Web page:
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Israel moves to re-establish illegal settlement of Homesh

Signs of a revival of West Bank's most controversial settlement has met with opposition in Israel
Israeli settlers erect a tent at the former outpost of Homesh in the occupied West Bank on 29 May 2023 (AFP)

Israeli settlers on Monday relocated a Jewish religious school originally established on private Palestinian land in the illegal outpost of Homesh to nearby state-owned land.

Settlers have long campaigned for a yeshiva to be established in the area, and the latest move is part of an incremental effort by the government to legalise the Homesh settlement, built deep inside the occupied West Bank.

Earlier this year, Israeli lawmakers approved a controversial piece of legislation that would allow four abandoned Jewish settlements in the West Bank - Homesh, Sa-Nur, Ganim and Kadim - to be re-established after they were dismantled in 2005. 

Monday's steps to tentatively re-establish the settlement was made with the approval of Defence Minister Yoav Gallant, and was given the green light by Prime Minister Benjamin Netanyahu.

The Israeli military is allowing settlers to enter and exit Homesh freely, but journalists have been blocked from reporting on the construction efforts, according to Haaretz

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The government is working on rolling back elements of then-prime minister Ariel Sharon's plan for disengagement from Gaza, which saw the four Israeli settlements in the West Bank also evacuated. 

The attorney general's West Bank office has opposed the relocation of the school and reiterated that the move to re-establish the Homesh settlement was illegal. 

The government ordered the military to no longer prevent settlers from entering Homesh and to provide security. The military, however, decided not to assist in constructing the new outpost until its legality is clarified.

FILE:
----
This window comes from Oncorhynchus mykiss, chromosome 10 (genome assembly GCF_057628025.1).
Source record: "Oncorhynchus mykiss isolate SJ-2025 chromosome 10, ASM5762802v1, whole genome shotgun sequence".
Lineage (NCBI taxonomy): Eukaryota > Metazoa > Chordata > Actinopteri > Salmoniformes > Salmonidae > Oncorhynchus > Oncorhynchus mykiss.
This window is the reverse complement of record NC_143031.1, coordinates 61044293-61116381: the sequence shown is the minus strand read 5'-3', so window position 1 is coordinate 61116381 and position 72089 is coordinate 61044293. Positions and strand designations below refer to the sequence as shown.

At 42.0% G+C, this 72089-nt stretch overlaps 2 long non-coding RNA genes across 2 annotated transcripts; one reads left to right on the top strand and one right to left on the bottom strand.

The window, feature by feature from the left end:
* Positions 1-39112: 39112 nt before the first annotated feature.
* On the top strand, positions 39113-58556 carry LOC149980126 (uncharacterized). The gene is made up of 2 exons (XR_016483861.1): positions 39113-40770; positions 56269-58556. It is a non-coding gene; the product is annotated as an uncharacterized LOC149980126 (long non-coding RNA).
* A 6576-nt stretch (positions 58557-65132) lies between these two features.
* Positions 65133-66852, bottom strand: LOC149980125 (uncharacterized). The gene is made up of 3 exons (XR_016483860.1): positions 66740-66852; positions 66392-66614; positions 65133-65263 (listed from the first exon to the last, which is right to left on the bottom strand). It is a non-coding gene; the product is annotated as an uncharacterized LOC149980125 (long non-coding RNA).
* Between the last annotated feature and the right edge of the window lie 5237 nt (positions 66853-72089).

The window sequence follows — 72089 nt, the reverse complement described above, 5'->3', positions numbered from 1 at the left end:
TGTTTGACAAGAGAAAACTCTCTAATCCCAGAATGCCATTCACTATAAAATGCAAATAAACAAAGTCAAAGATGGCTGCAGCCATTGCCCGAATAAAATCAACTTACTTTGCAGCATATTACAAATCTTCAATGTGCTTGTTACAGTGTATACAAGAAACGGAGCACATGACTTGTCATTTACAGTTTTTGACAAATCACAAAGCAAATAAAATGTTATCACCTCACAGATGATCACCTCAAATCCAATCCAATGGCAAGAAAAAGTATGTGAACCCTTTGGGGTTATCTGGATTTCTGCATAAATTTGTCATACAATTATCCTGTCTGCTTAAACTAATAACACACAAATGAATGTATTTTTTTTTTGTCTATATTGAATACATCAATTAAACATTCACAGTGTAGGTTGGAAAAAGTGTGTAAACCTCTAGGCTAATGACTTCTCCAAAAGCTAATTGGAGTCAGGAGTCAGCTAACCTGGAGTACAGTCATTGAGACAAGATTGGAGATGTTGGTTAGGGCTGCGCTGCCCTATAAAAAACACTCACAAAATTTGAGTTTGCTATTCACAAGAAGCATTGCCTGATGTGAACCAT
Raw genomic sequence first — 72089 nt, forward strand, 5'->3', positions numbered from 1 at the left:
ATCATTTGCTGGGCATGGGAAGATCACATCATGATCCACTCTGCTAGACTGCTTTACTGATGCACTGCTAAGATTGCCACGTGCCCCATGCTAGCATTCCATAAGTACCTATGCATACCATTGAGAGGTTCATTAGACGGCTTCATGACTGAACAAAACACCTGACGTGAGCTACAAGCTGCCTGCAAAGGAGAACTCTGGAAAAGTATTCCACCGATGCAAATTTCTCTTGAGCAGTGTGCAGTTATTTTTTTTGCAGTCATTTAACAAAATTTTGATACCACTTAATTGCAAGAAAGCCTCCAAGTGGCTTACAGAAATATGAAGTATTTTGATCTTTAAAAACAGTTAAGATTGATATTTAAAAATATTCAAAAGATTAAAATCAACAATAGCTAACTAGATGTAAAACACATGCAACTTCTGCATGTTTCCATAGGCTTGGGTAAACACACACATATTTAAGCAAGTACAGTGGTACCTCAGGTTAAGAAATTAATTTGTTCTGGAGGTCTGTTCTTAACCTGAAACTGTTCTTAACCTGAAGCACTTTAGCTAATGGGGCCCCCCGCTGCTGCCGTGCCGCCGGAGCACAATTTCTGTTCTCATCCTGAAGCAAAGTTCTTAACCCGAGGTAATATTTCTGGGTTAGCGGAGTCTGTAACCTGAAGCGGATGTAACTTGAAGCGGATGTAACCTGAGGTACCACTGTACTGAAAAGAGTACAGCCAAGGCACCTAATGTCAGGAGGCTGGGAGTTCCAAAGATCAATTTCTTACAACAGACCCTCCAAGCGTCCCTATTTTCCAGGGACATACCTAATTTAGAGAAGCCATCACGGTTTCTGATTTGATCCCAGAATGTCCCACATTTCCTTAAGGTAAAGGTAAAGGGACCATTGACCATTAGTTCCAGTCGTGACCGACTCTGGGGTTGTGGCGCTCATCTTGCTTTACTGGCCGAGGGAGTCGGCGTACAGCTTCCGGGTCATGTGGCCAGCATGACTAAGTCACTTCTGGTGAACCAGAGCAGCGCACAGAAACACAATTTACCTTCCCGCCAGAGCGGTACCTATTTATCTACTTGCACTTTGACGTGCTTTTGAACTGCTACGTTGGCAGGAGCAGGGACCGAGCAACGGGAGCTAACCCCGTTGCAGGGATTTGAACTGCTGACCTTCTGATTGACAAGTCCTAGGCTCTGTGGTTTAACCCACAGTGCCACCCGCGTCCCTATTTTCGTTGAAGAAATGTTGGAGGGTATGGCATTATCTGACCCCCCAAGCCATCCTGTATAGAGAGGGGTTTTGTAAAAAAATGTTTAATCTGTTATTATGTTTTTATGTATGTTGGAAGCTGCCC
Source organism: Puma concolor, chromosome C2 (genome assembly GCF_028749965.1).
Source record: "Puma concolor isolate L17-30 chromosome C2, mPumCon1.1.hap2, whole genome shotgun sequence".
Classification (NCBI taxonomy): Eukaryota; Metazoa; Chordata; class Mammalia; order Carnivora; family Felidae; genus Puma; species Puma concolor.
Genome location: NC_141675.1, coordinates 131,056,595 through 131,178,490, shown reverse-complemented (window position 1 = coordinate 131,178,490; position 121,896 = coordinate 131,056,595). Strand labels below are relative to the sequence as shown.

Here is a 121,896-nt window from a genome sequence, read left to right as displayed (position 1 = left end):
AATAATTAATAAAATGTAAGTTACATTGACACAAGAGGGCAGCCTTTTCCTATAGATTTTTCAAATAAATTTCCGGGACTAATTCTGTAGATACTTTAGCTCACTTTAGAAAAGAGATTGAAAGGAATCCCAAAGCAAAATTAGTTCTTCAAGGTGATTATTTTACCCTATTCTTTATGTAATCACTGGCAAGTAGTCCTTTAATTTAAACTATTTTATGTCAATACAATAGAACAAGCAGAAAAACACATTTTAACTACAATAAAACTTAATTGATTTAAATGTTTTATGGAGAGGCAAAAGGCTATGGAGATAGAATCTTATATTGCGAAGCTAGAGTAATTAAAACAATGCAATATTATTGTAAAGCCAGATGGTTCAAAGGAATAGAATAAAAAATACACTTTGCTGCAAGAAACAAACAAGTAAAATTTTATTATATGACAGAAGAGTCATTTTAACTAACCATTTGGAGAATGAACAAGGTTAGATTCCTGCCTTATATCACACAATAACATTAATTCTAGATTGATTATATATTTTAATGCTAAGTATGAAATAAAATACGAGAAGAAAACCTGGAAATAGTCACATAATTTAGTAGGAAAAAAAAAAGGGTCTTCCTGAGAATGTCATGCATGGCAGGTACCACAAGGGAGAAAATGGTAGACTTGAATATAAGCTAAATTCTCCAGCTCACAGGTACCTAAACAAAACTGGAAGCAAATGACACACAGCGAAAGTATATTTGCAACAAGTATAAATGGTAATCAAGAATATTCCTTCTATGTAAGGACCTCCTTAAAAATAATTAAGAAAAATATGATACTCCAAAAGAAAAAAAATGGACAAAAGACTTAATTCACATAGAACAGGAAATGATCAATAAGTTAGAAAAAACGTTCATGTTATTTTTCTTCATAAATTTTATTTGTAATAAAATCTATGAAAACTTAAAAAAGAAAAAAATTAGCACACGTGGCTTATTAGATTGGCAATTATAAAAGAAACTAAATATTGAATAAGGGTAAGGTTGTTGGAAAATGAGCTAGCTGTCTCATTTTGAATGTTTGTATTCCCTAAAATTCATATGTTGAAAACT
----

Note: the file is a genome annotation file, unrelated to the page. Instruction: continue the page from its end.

Military officials speaking anonymously to Haaretz expressed frustration with the government's conduct, given that its instructions have been increasingly difficult to justify, even within Israeli law. 

The Shomron Regional Council, which includes Homesh, has obtained permission from Israel's governing body in the West Bank, the Civil Administration, to plan construction work but it was not granted permission to start building.

"This is a holiday. An important day in the history of the state of Israel. A day when historical justice was done for one of the greatest injustices in this country to the Land of Israel and to Israeli citizens," Yossi Dagan, Shomron Regional Council chairman, said during a visit to the site of the yeshiva in Homesh.

'Reward to serious criminals'

The Yesh Din organisation, which provides legal advice to Palestinian landowners, said following the decision that "instead of evacuating the outpost immediately, Israel is giving a reward to serious criminals".

According to Yesh Din, the new location of the yeshiva "still doesn't allow Palestinians to reach their land and [further] continues their dispossession".

The right-wing National Security Minister Itamar Ben Gvir, whose party co-authored the bill, welcomed the move, describing it as a "historic moment".

The legislation is one of a series actions by Netanyahu's far-right government that have dealt a blow to Palestinian hopes for statehood and is likely to raise tensions that are already at a boiling point. 

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Netanyahu's government is dominated by settler leaders and allies who seek to promote settlement activity in occupied Palestinian territory. Now Israeli settlers can potentially re-establish the four illegal settlements.

The settlement of Homesh is one of the most politically charged and symbolic hilltops in the West Bank. 

In recent years it has become a cause celebre amongst settlers seeking to establish Jewish supremacy over the whole West Bank territory. 

For many settlers, it is also a means of establishing their religious arguments that no part of the land shall be off limits, as well as fulfilling a decades-long idea of grabbing as many hilltops as possible in a bid to establish "facts on the ground".

Despite not being allowed to establish a permanent presence in Homesh, settlers, often guarded by Israeli soldiers, have regularly flaunted their presence on the hilltop. 

Whether establishing tents, religious schools and even parties on religious holidays, their presence has symbolised a vivid display of power and force that they will not allow politicians to give any concessions on settlements.

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